Right then, wasting no more time, I headed off to find Grust. He was by a river, where he’d set up a nice little picnic. Little was splashing around in the water—he looked happy to be back in the land of the living. The lovebirds, decorum and security thrown to the wind, were cuddling in their underwear in the shade of a tree. They looked carefree. It was like all the problems on Earth had disappeared, and I felt a heaviness inside.
“Oh, Mark!” Grust called happily when he saw me. Milady let him go with clear reluctance. “You’re by yourself? Where’s Squirrel?”
“Two got her,” I replied. My partner’s face darkened, though just for a couple moments.
“Well, I got mine back,” he said, nodding toward Milady. “It’s so nice not to risk your life…”
“And?” A sneaking suspicion took hold.
“I was just thinking that I can’t lose them again. Not now. We’re going to have to die one way or another, and I’d like to spend our last days together. It’s safe here, we have enough coins to live like kings, and Verloven doesn’t mind. Mark, I’m sorry, but we’re going to have to go our separate ways. I’m done with generals, monsters, and all the rest of them. I’d like my last few weeks to be quiet. And with my girl.”
“Baby, are you coming?” I heard Milady call over. She was making a point of ignoring me.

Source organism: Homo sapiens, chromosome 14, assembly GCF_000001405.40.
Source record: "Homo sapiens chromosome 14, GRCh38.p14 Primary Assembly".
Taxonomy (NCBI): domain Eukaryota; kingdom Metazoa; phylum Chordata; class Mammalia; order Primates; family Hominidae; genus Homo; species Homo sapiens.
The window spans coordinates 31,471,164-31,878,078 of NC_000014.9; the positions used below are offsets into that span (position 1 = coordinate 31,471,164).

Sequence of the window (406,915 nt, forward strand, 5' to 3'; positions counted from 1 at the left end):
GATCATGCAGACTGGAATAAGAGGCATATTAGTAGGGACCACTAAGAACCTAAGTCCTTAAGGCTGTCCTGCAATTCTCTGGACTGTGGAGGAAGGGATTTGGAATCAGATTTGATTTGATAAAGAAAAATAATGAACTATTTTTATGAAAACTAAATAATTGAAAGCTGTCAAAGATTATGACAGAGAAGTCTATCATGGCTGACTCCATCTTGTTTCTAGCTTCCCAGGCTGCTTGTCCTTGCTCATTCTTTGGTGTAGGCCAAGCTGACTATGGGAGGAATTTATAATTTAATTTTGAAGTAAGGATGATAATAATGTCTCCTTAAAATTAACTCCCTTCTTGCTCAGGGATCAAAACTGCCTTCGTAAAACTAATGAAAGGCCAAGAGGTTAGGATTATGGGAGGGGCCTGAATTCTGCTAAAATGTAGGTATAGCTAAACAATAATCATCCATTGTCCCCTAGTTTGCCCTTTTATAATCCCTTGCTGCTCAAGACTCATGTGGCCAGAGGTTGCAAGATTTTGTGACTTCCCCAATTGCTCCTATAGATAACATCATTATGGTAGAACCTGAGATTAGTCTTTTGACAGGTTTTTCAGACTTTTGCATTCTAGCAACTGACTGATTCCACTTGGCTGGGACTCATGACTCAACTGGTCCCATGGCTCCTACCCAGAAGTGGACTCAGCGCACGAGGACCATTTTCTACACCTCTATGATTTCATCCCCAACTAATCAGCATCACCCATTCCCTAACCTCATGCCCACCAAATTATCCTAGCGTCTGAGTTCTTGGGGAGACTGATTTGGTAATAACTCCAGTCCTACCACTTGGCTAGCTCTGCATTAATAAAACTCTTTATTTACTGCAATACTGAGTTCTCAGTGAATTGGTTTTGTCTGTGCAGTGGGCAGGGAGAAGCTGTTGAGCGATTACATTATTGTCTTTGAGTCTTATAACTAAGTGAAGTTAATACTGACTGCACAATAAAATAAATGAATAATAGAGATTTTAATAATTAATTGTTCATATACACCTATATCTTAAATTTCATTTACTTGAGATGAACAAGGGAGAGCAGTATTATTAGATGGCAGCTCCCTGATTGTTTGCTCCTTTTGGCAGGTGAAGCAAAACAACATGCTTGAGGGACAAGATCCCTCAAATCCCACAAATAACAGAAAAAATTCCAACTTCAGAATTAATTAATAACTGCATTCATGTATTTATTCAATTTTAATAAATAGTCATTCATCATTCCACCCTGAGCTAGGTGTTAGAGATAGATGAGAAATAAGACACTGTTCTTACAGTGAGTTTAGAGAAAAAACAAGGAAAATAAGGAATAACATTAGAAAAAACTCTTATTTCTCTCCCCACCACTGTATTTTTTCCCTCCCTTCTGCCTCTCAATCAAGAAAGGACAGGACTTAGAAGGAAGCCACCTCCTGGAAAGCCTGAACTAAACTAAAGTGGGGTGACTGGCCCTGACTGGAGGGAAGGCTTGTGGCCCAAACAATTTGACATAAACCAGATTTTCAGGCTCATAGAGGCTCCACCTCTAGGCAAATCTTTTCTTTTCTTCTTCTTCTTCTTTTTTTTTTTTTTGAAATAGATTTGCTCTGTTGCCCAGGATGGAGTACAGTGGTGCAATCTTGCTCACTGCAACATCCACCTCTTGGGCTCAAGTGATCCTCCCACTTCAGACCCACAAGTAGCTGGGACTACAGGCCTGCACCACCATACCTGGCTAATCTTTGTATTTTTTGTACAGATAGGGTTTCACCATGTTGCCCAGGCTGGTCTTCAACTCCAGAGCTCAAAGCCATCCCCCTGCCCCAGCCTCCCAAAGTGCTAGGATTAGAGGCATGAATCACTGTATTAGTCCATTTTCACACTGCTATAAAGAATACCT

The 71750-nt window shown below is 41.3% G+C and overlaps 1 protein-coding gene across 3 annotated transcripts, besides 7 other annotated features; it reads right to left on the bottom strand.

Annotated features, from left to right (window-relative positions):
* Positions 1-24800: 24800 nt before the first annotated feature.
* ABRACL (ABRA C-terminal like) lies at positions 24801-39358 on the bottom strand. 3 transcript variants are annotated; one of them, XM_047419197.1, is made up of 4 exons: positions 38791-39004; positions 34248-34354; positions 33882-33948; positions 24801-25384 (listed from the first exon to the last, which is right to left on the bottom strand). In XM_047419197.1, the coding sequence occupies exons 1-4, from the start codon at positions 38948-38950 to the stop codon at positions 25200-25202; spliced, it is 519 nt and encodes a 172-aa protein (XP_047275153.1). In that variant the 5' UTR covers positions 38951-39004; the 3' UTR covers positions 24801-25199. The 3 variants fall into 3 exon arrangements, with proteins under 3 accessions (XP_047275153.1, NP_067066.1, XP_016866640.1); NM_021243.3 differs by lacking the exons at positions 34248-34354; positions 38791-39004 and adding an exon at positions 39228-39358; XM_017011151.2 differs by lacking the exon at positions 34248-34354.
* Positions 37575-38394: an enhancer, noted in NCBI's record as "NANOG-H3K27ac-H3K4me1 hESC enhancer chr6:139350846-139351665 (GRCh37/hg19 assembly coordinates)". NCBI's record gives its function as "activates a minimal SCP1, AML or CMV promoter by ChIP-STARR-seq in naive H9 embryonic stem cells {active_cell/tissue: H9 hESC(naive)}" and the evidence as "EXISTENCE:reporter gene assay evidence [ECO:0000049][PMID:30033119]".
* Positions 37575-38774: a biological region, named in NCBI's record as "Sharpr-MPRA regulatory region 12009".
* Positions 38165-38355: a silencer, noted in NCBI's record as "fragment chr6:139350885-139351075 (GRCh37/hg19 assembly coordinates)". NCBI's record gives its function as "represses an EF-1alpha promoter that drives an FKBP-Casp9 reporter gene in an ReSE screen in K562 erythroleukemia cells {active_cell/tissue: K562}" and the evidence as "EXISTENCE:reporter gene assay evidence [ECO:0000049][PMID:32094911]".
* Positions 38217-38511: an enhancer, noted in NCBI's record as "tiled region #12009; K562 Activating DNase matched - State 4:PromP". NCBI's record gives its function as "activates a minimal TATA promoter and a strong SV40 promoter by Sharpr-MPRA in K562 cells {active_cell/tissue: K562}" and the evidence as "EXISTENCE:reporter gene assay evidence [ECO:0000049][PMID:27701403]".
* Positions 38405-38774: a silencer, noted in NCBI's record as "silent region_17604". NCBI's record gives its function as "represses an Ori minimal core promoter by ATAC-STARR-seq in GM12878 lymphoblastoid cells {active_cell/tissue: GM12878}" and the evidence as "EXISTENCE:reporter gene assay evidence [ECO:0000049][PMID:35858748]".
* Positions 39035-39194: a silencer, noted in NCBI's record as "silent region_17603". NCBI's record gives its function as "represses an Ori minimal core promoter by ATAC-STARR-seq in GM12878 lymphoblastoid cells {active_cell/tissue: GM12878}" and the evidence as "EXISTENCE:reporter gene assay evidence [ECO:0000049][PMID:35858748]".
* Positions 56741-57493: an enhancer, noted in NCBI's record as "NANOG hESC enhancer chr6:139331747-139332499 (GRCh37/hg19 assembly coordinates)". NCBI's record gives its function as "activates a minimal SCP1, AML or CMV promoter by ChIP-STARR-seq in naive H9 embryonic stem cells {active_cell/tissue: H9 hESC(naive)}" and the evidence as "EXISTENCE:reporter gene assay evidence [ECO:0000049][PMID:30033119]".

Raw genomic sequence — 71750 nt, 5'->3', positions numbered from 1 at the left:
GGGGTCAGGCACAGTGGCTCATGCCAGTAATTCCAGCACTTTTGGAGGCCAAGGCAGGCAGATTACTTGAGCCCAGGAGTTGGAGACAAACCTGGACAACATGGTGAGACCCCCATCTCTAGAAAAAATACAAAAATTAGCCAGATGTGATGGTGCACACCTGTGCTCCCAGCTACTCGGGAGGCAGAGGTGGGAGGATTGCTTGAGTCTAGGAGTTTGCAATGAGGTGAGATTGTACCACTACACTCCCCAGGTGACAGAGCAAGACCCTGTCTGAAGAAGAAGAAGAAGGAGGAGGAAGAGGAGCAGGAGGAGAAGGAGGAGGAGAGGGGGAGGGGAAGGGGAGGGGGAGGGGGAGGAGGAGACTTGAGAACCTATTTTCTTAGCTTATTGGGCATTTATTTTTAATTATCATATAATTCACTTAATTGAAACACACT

“On my way!” Grust held out a hand. “It was fun, Mark, but I want to live for myself for a while. I’m sorry if that messes up your plans.”
“I get it,” I replied, shaking his hand. Our group disappeared, and I was alone—physically and from the game’s perspective. But the worst part was that while I couldn’t have disagreed with him more, I completely understood. If I’d been able to get Squirrel back, I would have found some spot in one of my locations or there in Verloven’s, and it would have been impossible to drag me out. But it wasn’t to be. The damn robots had my sister.
Grust nodded and walked away. Little yelled something over, waving and laughing loudly. The look Milady deigned to give me was anything but kind. Anyway, Grust had a kind of family, and there was no place for me. My partner had been replaced by an emptiness deep inside.